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Need to understand MRI report and respective treatment

Schmorls nodes noted at multiple levels of lumbar spine.

Diffuse disc bulge noted at L3-L4 level causing anterior thecal sac indentation and 

bilateral mild neural foraminal narrowing without significant nerve root

compression.

Diffuse disc bulge noted at L4-L5 level causing anterior thecal sac indentation and 

bilateral severe lateral recess and neural foraminal narrowing with impingment of 

bilateral exiting nerve roots.

Disc desiccation with diffuse disc bulge and right paracentral / foraminal disc 

protrusion noted at L5-S1 level causing anterior thecal sac indentation with mild to 

moderate spinal canal narrowing and bilateral severe lateral recess and neural 

foraminal narrowing (R > L) with compression of traversing and exiting nerve root

on right side and exiting nerve root on left side.

Sacroiliac Joints - Appear normal. 

Cervicodorsal Spine Screening:

Loss of cervical lordosis with straightening.

Hemangioma noted at D1 vertebral body.

IMPRESSION:

Diffuse disc bulge at L3-L4 level causing anterior thecal sac indentation and 

bilateral mild neural foraminal narrowing without significant nerve root

compression.

Diffuse disc bulge at L4-L5 level causing anterior thecal sac indentation and 

bilateral severe lateral recess and neural foraminal narrowing with impingment

of bilateral exiting nerve roots.

Disc desiccation with diffuse disc bulge and right paracentral / foraminal disc 

protrusion at L5-S1 level causing anterior thecal sac indentation with mild to 

moderate spinal canal narrowing and bilateral severe lateral recess and neural 

foraminal narrowing (R > L) with compression of traversing and exiting nerve 

root on right side and exiting nerve root on left side.


Please help me to understand this. Below are queries.

1. Is surgery is necessary.

2. How much effective is ayurvedic treatment.

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Comments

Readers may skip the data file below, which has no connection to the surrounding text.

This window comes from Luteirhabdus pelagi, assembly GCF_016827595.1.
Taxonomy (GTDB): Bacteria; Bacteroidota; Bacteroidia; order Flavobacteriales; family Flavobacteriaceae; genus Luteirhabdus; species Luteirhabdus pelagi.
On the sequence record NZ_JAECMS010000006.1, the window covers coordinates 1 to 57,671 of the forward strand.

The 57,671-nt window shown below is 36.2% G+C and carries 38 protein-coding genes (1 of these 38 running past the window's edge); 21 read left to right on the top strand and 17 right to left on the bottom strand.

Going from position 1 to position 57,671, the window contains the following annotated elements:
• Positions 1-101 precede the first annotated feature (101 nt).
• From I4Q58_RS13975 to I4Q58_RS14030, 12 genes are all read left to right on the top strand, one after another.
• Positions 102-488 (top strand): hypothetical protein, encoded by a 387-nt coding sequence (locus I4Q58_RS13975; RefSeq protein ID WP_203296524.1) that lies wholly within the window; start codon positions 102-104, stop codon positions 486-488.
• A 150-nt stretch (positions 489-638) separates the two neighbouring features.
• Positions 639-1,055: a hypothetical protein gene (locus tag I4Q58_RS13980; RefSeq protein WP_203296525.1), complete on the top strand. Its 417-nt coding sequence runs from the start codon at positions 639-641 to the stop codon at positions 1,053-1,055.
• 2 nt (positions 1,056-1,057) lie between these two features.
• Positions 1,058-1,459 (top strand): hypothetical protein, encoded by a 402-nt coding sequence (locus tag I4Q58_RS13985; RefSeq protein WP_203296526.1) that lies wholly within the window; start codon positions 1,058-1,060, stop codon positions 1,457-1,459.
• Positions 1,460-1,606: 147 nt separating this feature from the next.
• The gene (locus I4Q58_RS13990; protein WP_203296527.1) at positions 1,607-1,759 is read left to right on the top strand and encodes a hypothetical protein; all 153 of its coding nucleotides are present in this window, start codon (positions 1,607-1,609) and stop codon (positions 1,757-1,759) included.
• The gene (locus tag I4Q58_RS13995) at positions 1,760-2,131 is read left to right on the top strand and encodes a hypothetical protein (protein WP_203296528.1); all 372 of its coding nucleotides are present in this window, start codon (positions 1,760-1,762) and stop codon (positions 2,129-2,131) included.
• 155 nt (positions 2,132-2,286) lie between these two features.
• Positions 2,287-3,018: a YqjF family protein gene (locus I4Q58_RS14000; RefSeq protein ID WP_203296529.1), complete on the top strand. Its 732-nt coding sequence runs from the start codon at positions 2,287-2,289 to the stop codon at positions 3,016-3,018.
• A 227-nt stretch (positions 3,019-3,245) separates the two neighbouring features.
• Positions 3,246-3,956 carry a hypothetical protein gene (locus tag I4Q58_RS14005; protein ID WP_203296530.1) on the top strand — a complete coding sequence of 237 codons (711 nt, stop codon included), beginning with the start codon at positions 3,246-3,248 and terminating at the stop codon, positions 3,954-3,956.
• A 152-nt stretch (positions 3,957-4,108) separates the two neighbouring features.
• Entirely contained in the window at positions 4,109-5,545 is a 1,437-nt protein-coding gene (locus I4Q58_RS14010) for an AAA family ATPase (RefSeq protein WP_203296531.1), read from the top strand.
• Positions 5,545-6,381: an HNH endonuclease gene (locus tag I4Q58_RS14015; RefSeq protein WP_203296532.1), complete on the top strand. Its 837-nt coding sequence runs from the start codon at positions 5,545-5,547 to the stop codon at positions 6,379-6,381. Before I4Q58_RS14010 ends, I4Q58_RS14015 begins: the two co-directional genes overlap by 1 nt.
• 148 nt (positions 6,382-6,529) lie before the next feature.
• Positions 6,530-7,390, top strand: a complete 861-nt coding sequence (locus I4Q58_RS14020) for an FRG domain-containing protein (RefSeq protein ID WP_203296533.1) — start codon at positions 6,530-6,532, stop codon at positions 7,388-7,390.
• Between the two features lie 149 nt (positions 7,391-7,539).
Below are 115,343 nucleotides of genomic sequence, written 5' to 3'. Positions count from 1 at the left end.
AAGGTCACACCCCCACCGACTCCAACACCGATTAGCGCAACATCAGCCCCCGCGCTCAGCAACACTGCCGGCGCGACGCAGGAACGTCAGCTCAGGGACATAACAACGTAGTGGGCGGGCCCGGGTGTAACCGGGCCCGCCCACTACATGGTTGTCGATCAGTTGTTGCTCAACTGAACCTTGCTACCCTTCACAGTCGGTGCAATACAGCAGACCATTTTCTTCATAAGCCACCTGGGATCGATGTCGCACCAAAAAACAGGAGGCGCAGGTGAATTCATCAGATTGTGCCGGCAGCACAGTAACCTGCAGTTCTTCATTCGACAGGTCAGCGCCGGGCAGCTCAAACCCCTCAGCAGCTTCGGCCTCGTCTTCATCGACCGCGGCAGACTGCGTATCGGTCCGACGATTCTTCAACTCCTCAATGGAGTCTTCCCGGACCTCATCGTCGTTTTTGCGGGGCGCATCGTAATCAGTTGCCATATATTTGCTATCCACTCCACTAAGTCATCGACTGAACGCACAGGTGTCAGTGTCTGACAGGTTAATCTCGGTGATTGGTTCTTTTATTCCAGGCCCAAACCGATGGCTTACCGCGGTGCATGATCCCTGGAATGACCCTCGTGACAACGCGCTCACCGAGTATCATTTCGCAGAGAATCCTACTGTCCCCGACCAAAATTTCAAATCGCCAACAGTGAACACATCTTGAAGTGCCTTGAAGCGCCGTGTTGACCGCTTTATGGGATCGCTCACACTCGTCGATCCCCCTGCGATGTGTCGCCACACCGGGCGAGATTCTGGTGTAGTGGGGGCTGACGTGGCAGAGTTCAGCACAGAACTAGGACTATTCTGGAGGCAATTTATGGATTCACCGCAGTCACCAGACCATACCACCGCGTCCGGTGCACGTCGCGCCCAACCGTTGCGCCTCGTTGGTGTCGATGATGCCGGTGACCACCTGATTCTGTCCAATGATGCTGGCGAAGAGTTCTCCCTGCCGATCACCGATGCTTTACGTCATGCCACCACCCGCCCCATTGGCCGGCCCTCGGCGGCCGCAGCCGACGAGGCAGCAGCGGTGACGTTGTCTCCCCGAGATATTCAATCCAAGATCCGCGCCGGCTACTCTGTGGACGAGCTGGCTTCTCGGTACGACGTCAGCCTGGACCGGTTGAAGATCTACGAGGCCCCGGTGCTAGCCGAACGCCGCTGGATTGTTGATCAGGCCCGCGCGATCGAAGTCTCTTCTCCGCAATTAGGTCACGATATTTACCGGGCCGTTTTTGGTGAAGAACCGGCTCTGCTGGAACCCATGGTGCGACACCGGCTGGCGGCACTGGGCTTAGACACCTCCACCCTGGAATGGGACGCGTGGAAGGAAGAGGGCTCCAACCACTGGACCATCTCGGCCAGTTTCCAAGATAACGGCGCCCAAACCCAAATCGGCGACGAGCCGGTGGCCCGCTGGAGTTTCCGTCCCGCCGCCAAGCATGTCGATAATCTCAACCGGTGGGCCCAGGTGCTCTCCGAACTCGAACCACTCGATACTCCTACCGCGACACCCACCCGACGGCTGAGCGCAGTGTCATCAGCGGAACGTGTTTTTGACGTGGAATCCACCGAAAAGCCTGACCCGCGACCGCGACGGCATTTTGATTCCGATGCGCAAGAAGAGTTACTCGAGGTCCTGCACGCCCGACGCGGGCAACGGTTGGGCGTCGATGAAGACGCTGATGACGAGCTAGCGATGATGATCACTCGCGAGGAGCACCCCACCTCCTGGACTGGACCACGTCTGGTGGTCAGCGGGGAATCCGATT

• Surajbora

    No one on the forum is medically qualified to read nor give advice based off of the doctors findings.All advice given is from persinal experience only.

    Respectfully:rule 6.02 You agree not to ask for any analysis or interpretation of diagnostic tests (ie MRI, CTScans, EMG, etc.),

    William Garza
    Spine-Health Mod
    erator

    Welcome to Spine-Health

  • MeyattMMeyatt New YorkPosts: 47

    As said above, we're not doctors or qualified to be interpreting one another's MRIs. If you read the topics here, you'll know that the decision for surgery is a complicated one with a lot of variables between the patient and the doctor that include but aren't limited to:

    • What's the pathology of the pain (how does it present, what does it feel like to the patient)
    • What's the patient's age
    • What's their quality of life
    • What modalities have they tried 
    • Are they able to work
    • How long have they been having the pain
    • What's the chance surgical intervention can actually 

    And MRI, one way or the other, isn't a clear map to surgery. Yes, MRIs and X-Rays are miracles and allow doctors to catch extremely serious diseases, but they are clinically very imprecise for low back pain. Some people walk around with terrible hernias and disc desiccation without pain, others have slight protrusions and have excruciating pain. I'd suggest you try a bit of independent research on how an MRI is used with back pain and talk with your doctor about how they view the results.

    Back pain has a lot of causes, surgery is really the last resort and it's something that can't be undone. As for the Ayurvedic treatment — some people will swear by anti-inflammatory diets but there isn't clinical research that supports it. There's no harm in trying, but I'd really encourage you do it in combination with other conservative treatment like physical therapy, exercise if tolerated, and diet changes to reduce weight if that's a factor.

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